Since the 2014 election of Prime Minister Narendra Modi, from the Hindu nationalist Bharatiya Janata Party (BJP), Indian Christians have suffered increasing levels of persecution. In 2015, there was a rash of attacks on pastors, churches and Christian schools.


Christians face the constant threat of mob violence due to “blasphemy” laws which can lead to the death sentence.

In 2010, a Muslim co-worker charged a Christian woman, Asia Bibi, with “blaspheming” the Prophet Mohammad. While the Supreme Court put a temporary stay on her execution, Christians in Pakistan continue to face mob violence and imprisonment under the arbitrary terms of the blasphemy law and weak government protection for religious minorities.


Christians face the death sentence for “apostasy.”

Last year, Christian woman Meriam Ibrahim was sentenced to death for “apostasy” after the Government refused to recognize her marriage to an American Christian man. Authorities imprisoned her when she was eight months pregnant, and she had to give birth to her second child in prison.

The government of Sudanese President Omar Bashir implements a harsh form of Sharia law, demolishes churches, bombs Christian communities and killsChristians with impunity.


Hundreds of thousands of Christians are facing massacre by radical Islamic terror group Boko Haram.

Nigeria is deeply divided between a Muslim majority in the North and a predominantly Christian population in the South. In the North, terrorist group Boko Haram seeks to expel all Christians from the area. Its atrocities include: slaughtering over 2,000 Christians, kidnapping 200 girls in the Christian town of Chibok, bombing Christian churches, and inciting terror by kidnapping and murdering Christians.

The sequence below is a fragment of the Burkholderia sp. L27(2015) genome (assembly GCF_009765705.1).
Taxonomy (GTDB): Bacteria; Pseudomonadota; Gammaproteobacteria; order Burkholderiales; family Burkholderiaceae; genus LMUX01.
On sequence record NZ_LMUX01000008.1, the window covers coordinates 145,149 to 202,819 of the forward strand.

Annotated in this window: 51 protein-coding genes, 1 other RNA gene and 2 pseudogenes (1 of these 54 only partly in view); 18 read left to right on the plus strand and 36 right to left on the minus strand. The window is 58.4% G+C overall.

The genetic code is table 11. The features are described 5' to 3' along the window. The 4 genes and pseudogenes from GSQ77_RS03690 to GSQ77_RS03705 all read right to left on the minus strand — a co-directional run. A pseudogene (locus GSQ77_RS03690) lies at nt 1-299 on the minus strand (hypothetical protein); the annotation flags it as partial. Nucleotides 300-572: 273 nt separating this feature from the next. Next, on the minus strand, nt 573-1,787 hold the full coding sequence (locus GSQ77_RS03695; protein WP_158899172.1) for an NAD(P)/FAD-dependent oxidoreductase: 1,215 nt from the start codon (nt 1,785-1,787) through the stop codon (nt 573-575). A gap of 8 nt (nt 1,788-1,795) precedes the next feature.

China’s Communist government has imprisoned Christian human rights lawyers representing “house churches” and their leaders. One lawyer, Zhang Kai was arrested and sentenced to six months in a “black jail” for representing numerous churches whose crosses had been forcibly removed by the government.

In Zhejiang province, the government removed an estimated 1,500 crosses from both government-sanctioned churches and house churches. In some cases, the government destroyed the churches themselves.

Democratic Republic of North Korea (DPRK)

Tens of thousands of Christians are enslaved in labor camps for their faith.

North Korea is one of the most dangerous places on earth for Christians. Anyone who practices Christianity is subject to arrest, torture, imprisonment, labor camps and death. The North Korean government classifies families based on their expressions of loyalty to the state and places Christian families at the bottom of society.


Only 1 percent of Ukrainian religious organizations succeeded in re-registering after the Russian invasion.

Russian authorities and the Russian Orthodox Church are suspicious of “the political reliability” of indigenous churches. There are reports of pro-Russian militias targeting indigenous Ukrainian Christians for kidnapping, torture and murder. Indigenous leaders report surveillance from the security services and questioning by Russian security officers.

Elisabeth and Kody are part of One Body DC, a group of Christians in Washington D.C., building unity between the American church and the persecuted church overseas.